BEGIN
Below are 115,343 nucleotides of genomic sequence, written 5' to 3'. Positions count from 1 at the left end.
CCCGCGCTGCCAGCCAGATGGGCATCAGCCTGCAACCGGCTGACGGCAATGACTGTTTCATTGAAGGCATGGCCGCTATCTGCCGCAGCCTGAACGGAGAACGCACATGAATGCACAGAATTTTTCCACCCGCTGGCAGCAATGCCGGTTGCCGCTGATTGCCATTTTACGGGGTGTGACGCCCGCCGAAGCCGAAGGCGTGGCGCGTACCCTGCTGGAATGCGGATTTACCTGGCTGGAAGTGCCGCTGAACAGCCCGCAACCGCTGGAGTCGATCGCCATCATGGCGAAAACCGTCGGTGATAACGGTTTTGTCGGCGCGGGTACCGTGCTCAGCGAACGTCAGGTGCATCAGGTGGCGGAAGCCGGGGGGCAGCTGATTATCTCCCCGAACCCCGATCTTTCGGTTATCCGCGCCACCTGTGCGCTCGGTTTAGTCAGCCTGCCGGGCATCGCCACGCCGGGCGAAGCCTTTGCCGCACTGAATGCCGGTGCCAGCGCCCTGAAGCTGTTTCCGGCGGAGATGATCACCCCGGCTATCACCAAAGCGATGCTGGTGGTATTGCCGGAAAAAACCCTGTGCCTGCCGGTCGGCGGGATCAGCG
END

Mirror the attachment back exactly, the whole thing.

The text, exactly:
Below are 115,343 nucleotides of genomic sequence, written 5' to 3'. Positions count from 1 at the left end.
CCCGCGCTGCCAGCCAGATGGGCATCAGCCTGCAACCGGCTGACGGCAATGACTGTTTCATTGAAGGCATGGCCGCTATCTGCCGCAGCCTGAACGGAGAACGCACATGAATGCACAGAATTTTTCCACCCGCTGGCAGCAATGCCGGTTGCCGCTGATTGCCATTTTACGGGGTGTGACGCCCGCCGAAGCCGAAGGCGTGGCGCGTACCCTGCTGGAATGCGGATTTACCTGGCTGGAAGTGCCGCTGAACAGCCCGCAACCGCTGGAGTCGATCGCCATCATGGCGAAAACCGTCGGTGATAACGGTTTTGTCGGCGCGGGTACCGTGCTCAGCGAACGTCAGGTGCATCAGGTGGCGGAAGCCGGGGGGCAGCTGATTATCTCCCCGAACCCCGATCTTTCGGTTATCCGCGCCACCTGTGCGCTCGGTTTAGTCAGCCTGCCGGGCATCGCCACGCCGGGCGAAGCCTTTGCCGCACTGAATGCCGGTGCCAGCGCCCTGAAGCTGTTTCCGGCGGAGATGATCACCCCGGCTATCACCAAAGCGATGCTGGTGGTATTGCCGGAAAAAACCCTGTGCCTGCCGGTCGGCGGGATCAGCG